Marie Kondo’s sometimes ruthless tactics toward sparking joy in one’s home—especially one’s closet—seemed wildly original in their frankness when they first hit the US. Take everything you own out of its place and touch it, making sure you really love it, before putting it back in its ideal place, or tossing it? Sounds like a recipe for disaster all over the country, especially when Americans are notorious gluttons of stuff and trash: including 80 pounds of used textiles per person. Eighty pounds is the weight of a small human—and maybe you can even visualize what that heap of pants that don’t fit (but might one day), old free college shirts, and prom dresses lurking in your closet would look like if pulled out for a joy-sesh.
I for one can certainly visualize that, for well before there was a Marie Kondo I, as a teenager in suburban New Jersey, would often examine my wares en masse just as she recommends. Plagued by a poor body image and frustrations with trends and brands that never looked right on me, but I bought anyway because I just had to to even approach “fitting in,” I could usually answer the question of which pieces sparked joy with quick precision: none of them. Okay, maybe a few things: the oversized sweatshirts and striped tee-shirts that fell somewhere on the spectrum of making me feel like me and making me feel invisible. So seasonally, or whenever I was bored, I’d turn out everything in my dresser and closet and after a few hours look smilingly at the folded piles of clothes I hated and wouldn’t have to face anymore when I was tasked with getting dressed every morning.
Today, I have far fewer—really, none—of those self-deprecating items of clothing. I’ve settled into a comfortable uniform of styles (still stripes and sweats—but now they’re Parisienne, and more expensive sweats and called “athleisure”) and brands that I know fit well, and that allow me to buy things online without having to schlep to stores and endure the pain of trying things on. Having these pieces in my possession is a source of joy in and of itself, as are the little missions I give myself every so often when I allow myself to buy something new. And yet, hand in hand with those new acquisitions remains a strong desire to purge, to minimalize even my minimalist wardrobe.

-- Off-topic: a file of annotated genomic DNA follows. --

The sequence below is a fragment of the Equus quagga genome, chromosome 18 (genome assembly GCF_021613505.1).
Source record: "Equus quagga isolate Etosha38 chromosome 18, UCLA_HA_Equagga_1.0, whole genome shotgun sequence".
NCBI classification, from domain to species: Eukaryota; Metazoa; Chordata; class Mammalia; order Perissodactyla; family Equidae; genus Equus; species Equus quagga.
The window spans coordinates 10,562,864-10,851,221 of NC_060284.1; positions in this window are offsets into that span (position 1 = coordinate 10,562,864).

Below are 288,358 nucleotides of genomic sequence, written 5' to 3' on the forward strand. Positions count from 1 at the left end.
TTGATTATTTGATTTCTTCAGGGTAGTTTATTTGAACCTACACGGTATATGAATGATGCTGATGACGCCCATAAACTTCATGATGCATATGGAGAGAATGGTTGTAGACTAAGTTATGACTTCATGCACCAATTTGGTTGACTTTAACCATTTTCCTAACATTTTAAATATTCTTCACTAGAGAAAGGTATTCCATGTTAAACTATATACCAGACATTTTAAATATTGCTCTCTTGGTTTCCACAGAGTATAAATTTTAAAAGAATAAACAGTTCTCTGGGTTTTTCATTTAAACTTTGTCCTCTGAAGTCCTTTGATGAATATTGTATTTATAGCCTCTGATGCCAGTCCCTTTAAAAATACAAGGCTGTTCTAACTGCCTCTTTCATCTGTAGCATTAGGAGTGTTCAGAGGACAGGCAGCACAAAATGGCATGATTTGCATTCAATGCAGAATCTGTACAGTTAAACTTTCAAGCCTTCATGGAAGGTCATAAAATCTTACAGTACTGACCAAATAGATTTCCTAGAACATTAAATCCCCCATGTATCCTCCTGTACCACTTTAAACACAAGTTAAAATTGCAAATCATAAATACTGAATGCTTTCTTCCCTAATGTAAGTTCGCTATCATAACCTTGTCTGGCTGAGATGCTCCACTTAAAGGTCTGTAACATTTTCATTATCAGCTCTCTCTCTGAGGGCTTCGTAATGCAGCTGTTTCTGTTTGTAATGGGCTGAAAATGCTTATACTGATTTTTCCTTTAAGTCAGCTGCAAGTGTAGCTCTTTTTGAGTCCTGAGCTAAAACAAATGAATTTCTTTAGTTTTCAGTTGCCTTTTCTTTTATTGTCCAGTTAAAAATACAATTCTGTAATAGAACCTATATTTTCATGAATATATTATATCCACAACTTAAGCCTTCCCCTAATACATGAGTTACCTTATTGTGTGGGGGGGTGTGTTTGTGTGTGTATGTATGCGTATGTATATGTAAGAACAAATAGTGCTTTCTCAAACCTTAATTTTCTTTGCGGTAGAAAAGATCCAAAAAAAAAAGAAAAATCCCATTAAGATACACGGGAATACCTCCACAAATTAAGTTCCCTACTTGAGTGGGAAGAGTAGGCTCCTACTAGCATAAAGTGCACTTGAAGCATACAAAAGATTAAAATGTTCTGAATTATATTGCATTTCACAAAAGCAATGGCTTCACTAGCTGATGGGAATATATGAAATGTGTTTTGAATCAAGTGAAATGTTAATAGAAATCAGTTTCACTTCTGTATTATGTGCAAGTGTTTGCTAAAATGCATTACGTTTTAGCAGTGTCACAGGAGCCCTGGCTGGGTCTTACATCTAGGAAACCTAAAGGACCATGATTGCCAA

Part of this inclination I know comes from an intense consciousness of the waste crisis we have on our hands, as a species. The textile waste statistic listed above is just a small portion of what we throw away—most offense of all, plastics, 19 billion pounds of which ends up in the ocean every year. If we keep going at the rate we’re going, we’ll soon be drowning in our own waste. Whenever I look at my closet, which is often, I can’t help but conjure that image of heaps of clothing I tossed willy nilly over the years, and imagining with a pang of guilt where all that currently resides. How, then, could I add more to those piles by further streamlining my clothing, even if it’s done from a place of good intentions?
Last week, I attended a panel event on sustainable fashion hosted by Eileen Fisher, one of the industry leaders in eco-conscious items and methods, that addressed that very question. Many of the speakers, whose backgrounds in fashion and sustainability were quite diverse, traced the answer back to the source. Sloppy production (including making sufficient and careful fit samples, which are the prototypes of different styles meant to be tested on real humans for wearability but often not), financially-driven manufacturing decisions, and a host of other factors are behind those heaps of clothing we toss every year. The articles themselves are basically designed for a handful of wears only: “fast fashion” is thus a term that could be applied to the speed at which styles are available for purchase as much as the speed at which they leave our closets once again. And at such affordable prices, it’s hard to not justify disposing of something when you can get another one just like it for a few dollars.
One might think that I’d come away from the event with renewed guilt and frustration. The latter was definitely present, but I also felt empowered. With this knowledge, I was reminded that I could continue to shop as long as I made informed decisions (and I love learning/researching). Curating a cache of brands, like Eileen Fisher, whose products have no way of inducing guilt, I can make purchases without having to worry about the true cost of their production. (EF also has a tremendous repurposing program, where they will take back and repair or recycle used items from their store—so everything is full circle.) Clothing from such brands might be more expensive out the outset, and has certainly been a hindrance to me in the past; but isn’t a single, high-quality investment piece I can wear for years a smarter financial decision than ten shirts I don’t really like and eventually want, and have, to get rid of within a year? Aside from new purchases, I can rest assured that the fact that my current clothes are 98 percent joy-giving means I won’t need to throw anything away anytime soon—until they’re literally unwearable. I just wear and rewear and repeat (washing on a regular, and strategic, schedule of course).
My closet audit, then, this season wasn’t so much about purging and replacing. It was about mindfully acknowledging the plenty that I have, and taking steps to encourage others around me to do the same. I don’t like to evangelize about most things—whether it be literal faith or lifestyle—but rather find it most effective to live by example. So rather than worrying about whether my colleagues will notice I rotate through the same five sweaters and two pairs of pants weekly (yep, outing myself there…) I own that with a Beyonce-like confidence. My outfits might not be hand-sewn sequin affairs (and think about how many wears Bey gets out of those!), but my stripes are just as fierce, and worthy of an encore performance.